“I therefore welcome changes to building control and building safety measures. However, it is worrying to hear from today’s report that the sector is struggling to respond to the new requirements in the Building Safety Act 2022. ‌​‌‌‌​‌‌‍‌​‌‌‌​‌​‍‌​‌‌‌​‌​

“I am concerned about the significant staffing challenges, ageing workforce, poor succession planning and a lack of investment in training and development highlighted in today’s report. ‌​‌‌‌​‌‌‍‌​‌‌‌​‌​‍‌​‌‌‌​‌​

“I share the Auditor General’s concerns over the financial management of building control, with some authorities’ current practices potentially being unlawful because they do not operate in line with the regulations and guidance. ‌​‌‌‌​‌‌‍‌​‌‌‌​‌​‍‌​‌‌‌​‌​

“Across Wales we need services to be resilient and for local authorities to be resourced and adequately staffed to be able to deliver on their important responsibilities to keep people safe. ‌​‌‌‌​‌‌‍‌​‌‌‌​‌​‍‌​‌‌‌​‌​

“As a Committee we’re urging the Welsh Government to accept and implement the Auditor General’s recommendations and we as a Committee will keeping a close eye on the situation on behalf of the people of Wales.” ‌​‌‌‌​‌‌‍‌​‌‌‌​‌​‍‌​‌‌‌​‌​

Plaid Cymru spokesperson for housing, Mabon ap Gwynfor MS said: “The report from Audit Wales rightly points out the significant weaknesses under the building safety regime in Wales currently and that more work needs to be done to ensure that the new regime must be properly resourced with a consistency in implementation across Wales. ‌​‌‌‌​‌‌‍‌​‌‌‌​‌​‍‌​‌‌‌​‌​

“The Local Government and Housing Committee is looking into the issue and the evidence that has been brought forward suggest that building safety is like the ‘Wild West’, with developers cutting corners in order to maximise profits, so it’s about time that we see something done about this. ‌​‌‌‌​‌‌‍‌​‌‌‌​‌​‍‌​‌‌‌​‌​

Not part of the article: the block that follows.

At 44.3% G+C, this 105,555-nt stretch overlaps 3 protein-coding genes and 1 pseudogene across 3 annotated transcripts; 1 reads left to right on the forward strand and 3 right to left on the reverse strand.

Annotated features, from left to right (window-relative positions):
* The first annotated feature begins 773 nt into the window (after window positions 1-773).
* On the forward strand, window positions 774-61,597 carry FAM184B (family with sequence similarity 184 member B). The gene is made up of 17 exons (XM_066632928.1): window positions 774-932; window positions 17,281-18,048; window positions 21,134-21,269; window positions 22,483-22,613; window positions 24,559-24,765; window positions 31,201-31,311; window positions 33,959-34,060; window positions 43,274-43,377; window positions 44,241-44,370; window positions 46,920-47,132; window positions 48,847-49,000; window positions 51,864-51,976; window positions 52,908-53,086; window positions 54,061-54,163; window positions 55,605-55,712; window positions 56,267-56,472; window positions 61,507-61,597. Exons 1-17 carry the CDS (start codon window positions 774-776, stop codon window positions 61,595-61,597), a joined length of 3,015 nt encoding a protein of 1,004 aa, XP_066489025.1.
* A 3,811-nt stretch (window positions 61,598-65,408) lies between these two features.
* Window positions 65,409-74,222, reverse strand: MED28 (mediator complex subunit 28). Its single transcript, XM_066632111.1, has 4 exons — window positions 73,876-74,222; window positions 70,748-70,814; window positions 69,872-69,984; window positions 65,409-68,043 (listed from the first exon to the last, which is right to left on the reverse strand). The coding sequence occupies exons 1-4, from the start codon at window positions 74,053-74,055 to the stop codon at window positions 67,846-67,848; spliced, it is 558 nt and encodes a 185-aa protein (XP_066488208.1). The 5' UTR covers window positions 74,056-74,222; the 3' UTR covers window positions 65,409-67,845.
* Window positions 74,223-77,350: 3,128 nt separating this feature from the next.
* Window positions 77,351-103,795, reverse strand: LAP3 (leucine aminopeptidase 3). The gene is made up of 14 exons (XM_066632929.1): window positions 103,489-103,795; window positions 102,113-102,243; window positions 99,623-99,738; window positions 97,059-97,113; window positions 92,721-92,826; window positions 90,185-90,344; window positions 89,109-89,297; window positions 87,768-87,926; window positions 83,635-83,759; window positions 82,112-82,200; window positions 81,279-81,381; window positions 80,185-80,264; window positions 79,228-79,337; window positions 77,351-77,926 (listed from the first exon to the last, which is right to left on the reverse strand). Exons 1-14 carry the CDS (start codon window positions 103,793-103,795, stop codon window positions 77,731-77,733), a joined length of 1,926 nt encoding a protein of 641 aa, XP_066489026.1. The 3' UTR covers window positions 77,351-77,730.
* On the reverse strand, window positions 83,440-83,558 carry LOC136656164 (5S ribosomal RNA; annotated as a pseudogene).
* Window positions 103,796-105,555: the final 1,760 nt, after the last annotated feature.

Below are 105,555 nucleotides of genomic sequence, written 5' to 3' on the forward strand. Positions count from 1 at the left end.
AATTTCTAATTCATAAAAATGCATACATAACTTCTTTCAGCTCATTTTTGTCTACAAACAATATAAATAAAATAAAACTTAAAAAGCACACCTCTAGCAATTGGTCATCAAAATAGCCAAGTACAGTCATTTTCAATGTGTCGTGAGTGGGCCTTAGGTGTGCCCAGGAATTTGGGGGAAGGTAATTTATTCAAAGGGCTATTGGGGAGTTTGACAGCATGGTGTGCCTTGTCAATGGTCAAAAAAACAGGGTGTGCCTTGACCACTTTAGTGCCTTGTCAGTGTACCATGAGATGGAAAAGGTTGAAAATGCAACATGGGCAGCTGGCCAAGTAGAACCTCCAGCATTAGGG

“However, while the new Building Safety Act should be a step in the right direction it is showing up the weaknesses in the devolution settlement with Wales and England diverging on certain issues. The Welsh Government should not be trying to hang on to the coattails of Westminster and should instead be developing primary legislation in Wales, for Wales. ‌​‌‌‌​‌‌‍‌​‌‌‌​‌​‍‌​‌‌‌​‌​

“If the new Building Safety Act is to work and if we are to avoid another Grenfell tragedy then the Conservative Government in London must end their Austerity 2.0 and not skimp on funding these essential services. ‌​‌‌‌​‌‌‍‌​‌‌‌​‌​‍‌​‌‌‌​‌​

“Local government funding has been cut to the bone and it’s no wonder that Local Authorities are struggling to fully implement the requirements of the Act because they have other statutory duties that they must fulfil with diminishing resources. ‌​‌‌‌​‌‌‍‌​‌‌‌​‌​‍‌​‌‌‌​‌​

“Both Governments must ensure that Local Authorities are properly funded if we are to have faith in building safety standards in Wales and across the UK.” ‌​‌‌‌​‌‌‍‌​‌‌‌​‌​‍‌​‌‌‌​‌​

Welsh Conservative Shadow Housing Minister Janet Finch-Saunders MS, said: “The report by the Auditor General for Wales is alarming. It provides a catalogue of evidence that the buildings safety regime in Wales is broken. ‌​‌‌‌​‌‌‍‌​‌‌‌​‌​‍‌​‌‌‌​‌​

“I have long campaigned with building safety victims to try and see their homes made safety, but six years on from the Grenfell tragedy people are still trapped in unsafe homes. ‌​‌‌‌​‌‌‍‌​‌‌‌​‌​‍‌​‌‌‌​‌​

“What we have seen today is that the crisis is far wider and deep rooted than feared. ‌​‌‌‌​‌‌‍‌​‌‌‌​‌​‍‌​‌‌‌​‌​

“The Minister for Climate Change has repeatedly failed to get a grip on building safety in Wales and should be held responsible for the fact that diverging from the UK Government in Wales is having a detrimental impact, at least on victims. ‌​‌‌‌​‌‌‍‌​‌‌‌​‌​‍‌​‌‌‌​‌​

“Labour needs to act fast and address all the serious findings from this report. I have long taken a mature approach of working with victims and cross-party. It is time that Welsh Labour did the same too”. ‌​‌‌‌​‌‌‍‌​‌‌‌​‌​‍‌​‌‌‌​‌​